We hoped to get to Elk and a campsite there but when we arrived it was full and although there were a couple of wild camp possibilities nearby, a fair was setting up so we drove on to Augustow and crept in by a back route to a campsite at the marina on a lake. A long day's driving, 418km, but we had got further east than the eastern edge of Kaliningrad. So on paper at least we were ahead of the plan. Plus we had seen storks, lots of them. The meal was great, cost us about £16, everyone at the marina was excited and about to watch Poland v Portugal in the European cup. Poland lost on penalties I think, but we were long gone to our bed after our tiring day, 23ºC at 10pm.
Augusto Borki Marina
Day 9 Friday Today we put away our Polish maps and our Polish history book (thanks goodness) as although still in Poland we had just crept on to our Baltic States map. Did you know that Poland once stretched from the Baltic to the Black sea?
Just spent our last night in Poland at a marina. Dinner at their restaurant sat outside admiring the lake. We have really enjoyed Poland, weather has been brilliant now it's onwards to Lithuania today
We drove around Augustwo, refuelled, then on to Suwalki, just before the border with Lithuania and went in search of breakfast, but our idea of perhaps a greasy spoon with a 'Full Polish' wasn't to be found, so in the end settled for a coffee and a piece of bread covered in a basic pizza cheese and tomato. Went into a supermarket to use up our Złotys and met a Polish girl from Peterborough who you would have said was English, so perfect was her speech. We left Poland at 12.17 and immediately lost another hour as we entered Lithuania and left Central European Time, CET.
Now for a day or two we had been considering a detour to the Fort at Trakai near Vilnius. It was a lot of extra kilometers but we could then use the A1 E85 motorway from Vilnius to Klaipeda. Trakai was the number 1 'not to miss' in our Rough Guide but we had discounted it up to now because of our initial slow progress in Poland. It was still a 'shall we, shan't we', as we approached the right turn in Marijampole and if the road had looked bad we wouldn't have gone. It was the A16 E28 a major truck route out of Kaliningrad and we made good progress eastwards but as said we had already lost an hour so we didn't arrive until 4pm local time. This was perhaps the furthest east on the trip at 24.9º. When we got to the fort it looked brilliant just like its picture but it seemed to be largely made of modern brick!
So it was, the Russians financed a new build from the ruins, guided by a few paintings. The Russian model is to renovate buildings, rather than conserve like we tend to do in the west, as we found out at this and other sites in the Baltic. It was cheap enough to go round at 7.5€ in total including guide book. Some of the un-rebuilt stuff was interesting but we knew so little of the history of Latvia that we weren't able to fully enjoy it. We got what little information we did by eavesdropping a guide who was explaining in english various things to another person who was then translating into a different language to a small group. Sent our postcards from Lithuania.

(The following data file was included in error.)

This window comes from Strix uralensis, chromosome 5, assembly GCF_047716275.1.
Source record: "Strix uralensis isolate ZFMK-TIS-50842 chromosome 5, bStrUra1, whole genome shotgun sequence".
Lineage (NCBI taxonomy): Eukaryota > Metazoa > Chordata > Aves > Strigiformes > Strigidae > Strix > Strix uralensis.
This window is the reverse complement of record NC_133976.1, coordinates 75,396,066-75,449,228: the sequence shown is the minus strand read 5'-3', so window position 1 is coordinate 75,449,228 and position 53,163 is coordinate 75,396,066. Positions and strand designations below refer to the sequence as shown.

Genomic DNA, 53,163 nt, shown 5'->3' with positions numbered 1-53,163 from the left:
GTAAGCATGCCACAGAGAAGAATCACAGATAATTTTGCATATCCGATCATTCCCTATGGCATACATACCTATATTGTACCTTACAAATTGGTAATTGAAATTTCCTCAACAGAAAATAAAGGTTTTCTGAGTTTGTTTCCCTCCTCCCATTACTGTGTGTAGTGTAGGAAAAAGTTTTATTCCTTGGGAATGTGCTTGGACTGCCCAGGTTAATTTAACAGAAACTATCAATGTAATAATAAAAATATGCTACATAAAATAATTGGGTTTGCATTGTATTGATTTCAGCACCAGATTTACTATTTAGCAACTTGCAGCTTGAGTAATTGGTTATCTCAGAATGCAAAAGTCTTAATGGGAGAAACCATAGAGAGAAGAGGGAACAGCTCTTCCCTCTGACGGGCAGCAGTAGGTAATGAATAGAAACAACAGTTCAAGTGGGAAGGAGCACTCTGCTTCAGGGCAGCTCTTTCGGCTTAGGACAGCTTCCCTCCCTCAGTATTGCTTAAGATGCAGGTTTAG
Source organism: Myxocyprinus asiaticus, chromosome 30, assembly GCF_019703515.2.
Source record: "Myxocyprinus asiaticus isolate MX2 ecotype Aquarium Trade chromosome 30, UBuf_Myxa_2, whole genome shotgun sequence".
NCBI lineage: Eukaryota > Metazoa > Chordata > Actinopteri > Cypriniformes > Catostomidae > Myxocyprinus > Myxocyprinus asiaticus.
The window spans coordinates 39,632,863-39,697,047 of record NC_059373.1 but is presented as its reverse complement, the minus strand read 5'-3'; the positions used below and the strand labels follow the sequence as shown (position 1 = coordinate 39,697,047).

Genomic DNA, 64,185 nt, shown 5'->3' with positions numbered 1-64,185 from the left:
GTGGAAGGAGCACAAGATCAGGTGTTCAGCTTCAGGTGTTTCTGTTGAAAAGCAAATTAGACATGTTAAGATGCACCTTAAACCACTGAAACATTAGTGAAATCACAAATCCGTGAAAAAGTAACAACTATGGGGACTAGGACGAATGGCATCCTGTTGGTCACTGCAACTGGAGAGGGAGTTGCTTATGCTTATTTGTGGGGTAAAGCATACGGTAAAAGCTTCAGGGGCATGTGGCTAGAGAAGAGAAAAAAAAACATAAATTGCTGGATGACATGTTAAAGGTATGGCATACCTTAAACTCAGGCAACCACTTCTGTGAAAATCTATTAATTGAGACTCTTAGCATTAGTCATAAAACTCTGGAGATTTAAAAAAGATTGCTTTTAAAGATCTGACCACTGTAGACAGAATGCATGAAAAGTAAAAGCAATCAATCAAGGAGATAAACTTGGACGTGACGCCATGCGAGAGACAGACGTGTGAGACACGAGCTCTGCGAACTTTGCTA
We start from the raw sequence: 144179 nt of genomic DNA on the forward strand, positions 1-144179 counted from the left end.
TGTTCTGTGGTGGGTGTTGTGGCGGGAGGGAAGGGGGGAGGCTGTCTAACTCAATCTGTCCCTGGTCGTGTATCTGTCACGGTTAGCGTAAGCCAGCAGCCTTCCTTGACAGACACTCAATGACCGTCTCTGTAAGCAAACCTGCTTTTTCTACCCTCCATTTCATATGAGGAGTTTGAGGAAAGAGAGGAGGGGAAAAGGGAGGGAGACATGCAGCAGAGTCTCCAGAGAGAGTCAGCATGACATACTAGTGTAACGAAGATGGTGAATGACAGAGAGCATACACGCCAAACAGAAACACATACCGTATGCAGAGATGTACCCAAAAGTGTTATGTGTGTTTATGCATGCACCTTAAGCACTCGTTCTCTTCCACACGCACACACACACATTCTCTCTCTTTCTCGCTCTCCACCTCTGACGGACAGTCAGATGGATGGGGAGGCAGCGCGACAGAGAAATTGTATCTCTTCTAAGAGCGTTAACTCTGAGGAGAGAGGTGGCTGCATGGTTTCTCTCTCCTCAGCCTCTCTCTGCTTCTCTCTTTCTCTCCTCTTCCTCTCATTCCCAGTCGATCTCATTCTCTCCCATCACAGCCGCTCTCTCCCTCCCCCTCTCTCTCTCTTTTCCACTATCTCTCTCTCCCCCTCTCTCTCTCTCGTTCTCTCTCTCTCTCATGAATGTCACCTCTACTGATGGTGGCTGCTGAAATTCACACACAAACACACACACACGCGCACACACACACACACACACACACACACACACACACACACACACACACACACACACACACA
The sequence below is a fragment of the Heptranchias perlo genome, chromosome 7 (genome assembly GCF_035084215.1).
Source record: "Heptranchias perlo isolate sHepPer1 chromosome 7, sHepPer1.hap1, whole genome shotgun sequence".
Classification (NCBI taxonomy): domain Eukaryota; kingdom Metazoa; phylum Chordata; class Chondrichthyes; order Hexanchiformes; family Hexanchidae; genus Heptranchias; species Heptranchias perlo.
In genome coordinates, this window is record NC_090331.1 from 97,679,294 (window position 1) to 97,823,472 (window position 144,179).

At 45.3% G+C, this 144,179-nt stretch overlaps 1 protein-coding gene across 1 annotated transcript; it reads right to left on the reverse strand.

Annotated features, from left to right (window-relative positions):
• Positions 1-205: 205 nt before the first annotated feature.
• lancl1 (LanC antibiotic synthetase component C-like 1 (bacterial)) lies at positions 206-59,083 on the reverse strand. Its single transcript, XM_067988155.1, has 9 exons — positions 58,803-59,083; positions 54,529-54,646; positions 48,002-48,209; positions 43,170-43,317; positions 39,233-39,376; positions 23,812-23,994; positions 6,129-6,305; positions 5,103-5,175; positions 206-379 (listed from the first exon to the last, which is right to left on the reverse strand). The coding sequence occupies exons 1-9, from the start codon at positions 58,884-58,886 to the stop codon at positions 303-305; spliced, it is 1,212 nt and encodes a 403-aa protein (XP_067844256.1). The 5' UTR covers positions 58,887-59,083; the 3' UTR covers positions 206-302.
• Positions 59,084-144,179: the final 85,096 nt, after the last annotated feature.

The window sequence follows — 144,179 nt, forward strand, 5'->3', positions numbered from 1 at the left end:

I have been mentioning postcards a lot. We have a friend who is undergoing chemo at the moment and we said to her that we would send her a postcard from every country we stopped in, plus we thought we would do the same for the grandkids. In some places ordinary picture postcards cost nearly £1, in some places the stamp to UK was cheap but in Denmark it was the equivalent of £2.60.
Now in the grounds of a hotel complex next to the motorway heading to the Baltic at Klaipeda. Too hot again last night at 26ºC at 11pm.
Getting here involved one more decision, we could have left the motorway at Kaunas and followed the minor road along the River Nemanus (which forms the northern limit of Kaliningrad) and to a campsite near Jurbarkas but to do so would commit us to 145km of minor roads of uncertain condition. It had been a long day and we were reluctant to give up the half a day or so that we were ahead. If we hadn't visited Trakai we would surely have done that but now instead stayed on the motorway and in doing so drove through a thunderstorm to our Camper Connect parking in a hotel grounds. That night there was a big party in the grounds and it went on all night.
Day 10 Saturday 2nd July It was a simple journey to Klaipeda and we arrived around lunchtime where we paid 26€ for a campsite (a list of all the places we stayed will be at the end.) Having chosen our spot in the trees we decamped to a free car park in Klaipeda recommended by the site manager and took our bikes on to the Curonian Spit (in Latvian Kuršių nerija). This spit runs down the Baltic and into Kaliningrad (in Russian Ку́ршская коса́) and then after crossing a bit of Kaliningrad a similar spit goes all the way to Poland.
Campsite at 8pm
It was another glorious day and we didn't get back to campsite until 8pm.